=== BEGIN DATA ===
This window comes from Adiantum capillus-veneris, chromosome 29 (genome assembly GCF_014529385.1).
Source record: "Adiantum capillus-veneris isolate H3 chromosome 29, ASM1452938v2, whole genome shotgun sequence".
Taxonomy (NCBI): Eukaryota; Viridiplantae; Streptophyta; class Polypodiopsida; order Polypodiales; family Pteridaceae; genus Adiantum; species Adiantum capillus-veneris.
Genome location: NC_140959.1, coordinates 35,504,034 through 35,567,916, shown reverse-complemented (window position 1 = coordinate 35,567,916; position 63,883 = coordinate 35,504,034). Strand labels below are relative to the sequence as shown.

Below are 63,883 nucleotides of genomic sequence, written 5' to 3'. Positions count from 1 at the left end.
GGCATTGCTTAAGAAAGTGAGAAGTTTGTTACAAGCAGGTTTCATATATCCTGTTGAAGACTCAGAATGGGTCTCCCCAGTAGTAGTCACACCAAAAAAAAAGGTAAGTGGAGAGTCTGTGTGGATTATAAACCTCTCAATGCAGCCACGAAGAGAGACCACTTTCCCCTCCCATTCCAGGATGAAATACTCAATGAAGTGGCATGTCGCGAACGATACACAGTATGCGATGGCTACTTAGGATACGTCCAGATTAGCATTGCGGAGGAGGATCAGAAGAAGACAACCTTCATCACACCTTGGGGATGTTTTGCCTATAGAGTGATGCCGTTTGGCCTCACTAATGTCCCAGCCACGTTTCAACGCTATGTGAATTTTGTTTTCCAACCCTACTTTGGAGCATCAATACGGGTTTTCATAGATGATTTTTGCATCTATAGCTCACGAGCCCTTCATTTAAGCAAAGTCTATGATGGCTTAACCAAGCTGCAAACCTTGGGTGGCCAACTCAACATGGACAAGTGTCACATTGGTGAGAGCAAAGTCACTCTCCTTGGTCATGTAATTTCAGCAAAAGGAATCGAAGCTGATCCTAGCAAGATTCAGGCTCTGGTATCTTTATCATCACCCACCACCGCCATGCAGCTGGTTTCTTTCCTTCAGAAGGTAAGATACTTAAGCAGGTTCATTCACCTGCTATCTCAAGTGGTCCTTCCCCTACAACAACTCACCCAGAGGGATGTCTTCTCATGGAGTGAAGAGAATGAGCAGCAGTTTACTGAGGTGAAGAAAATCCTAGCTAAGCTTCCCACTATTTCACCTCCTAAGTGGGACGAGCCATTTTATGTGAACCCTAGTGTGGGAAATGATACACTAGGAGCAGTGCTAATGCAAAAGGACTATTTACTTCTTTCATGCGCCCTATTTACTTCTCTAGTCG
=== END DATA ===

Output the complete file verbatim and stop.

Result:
This window comes from Adiantum capillus-veneris, chromosome 29 (genome assembly GCF_014529385.1).
Source record: "Adiantum capillus-veneris isolate H3 chromosome 29, ASM1452938v2, whole genome shotgun sequence".
Taxonomy (NCBI): Eukaryota; Viridiplantae; Streptophyta; class Polypodiopsida; order Polypodiales; family Pteridaceae; genus Adiantum; species Adiantum capillus-veneris.
Genome location: NC_140959.1, coordinates 35,504,034 through 35,567,916, shown reverse-complemented (window position 1 = coordinate 35,567,916; position 63,883 = coordinate 35,504,034). Strand labels below are relative to the sequence as shown.

Below are 63,883 nucleotides of genomic sequence, written 5' to 3'. Positions count from 1 at the left end.
GGCATTGCTTAAGAAAGTGAGAAGTTTGTTACAAGCAGGTTTCATATATCCTGTTGAAGACTCAGAATGGGTCTCCCCAGTAGTAGTCACACCAAAAAAAAAGGTAAGTGGAGAGTCTGTGTGGATTATAAACCTCTCAATGCAGCCACGAAGAGAGACCACTTTCCCCTCCCATTCCAGGATGAAATACTCAATGAAGTGGCATGTCGCGAACGATACACAGTATGCGATGGCTACTTAGGATACGTCCAGATTAGCATTGCGGAGGAGGATCAGAAGAAGACAACCTTCATCACACCTTGGGGATGTTTTGCCTATAGAGTGATGCCGTTTGGCCTCACTAATGTCCCAGCCACGTTTCAACGCTATGTGAATTTTGTTTTCCAACCCTACTTTGGAGCATCAATACGGGTTTTCATAGATGATTTTTGCATCTATAGCTCACGAGCCCTTCATTTAAGCAAAGTCTATGATGGCTTAACCAAGCTGCAAACCTTGGGTGGCCAACTCAACATGGACAAGTGTCACATTGGTGAGAGCAAAGTCACTCTCCTTGGTCATGTAATTTCAGCAAAAGGAATCGAAGCTGATCCTAGCAAGATTCAGGCTCTGGTATCTTTATCATCACCCACCACCGCCATGCAGCTGGTTTCTTTCCTTCAGAAGGTAAGATACTTAAGCAGGTTCATTCACCTGCTATCTCAAGTGGTCCTTCCCCTACAACAACTCACCCAGAGGGATGTCTTCTCATGGAGTGAAGAGAATGAGCAGCAGTTTACTGAGGTGAAGAAAATCCTAGCTAAGCTTCCCACTATTTCACCTCCTAAGTGGGACGAGCCATTTTATGTGAACCCTAGTGTGGGAAATGATACACTAGGAGCAGTGCTAATGCAAAAGGACTATTTACTTCTTTCATGCGCCCTATTTACTTCTCTAGTCG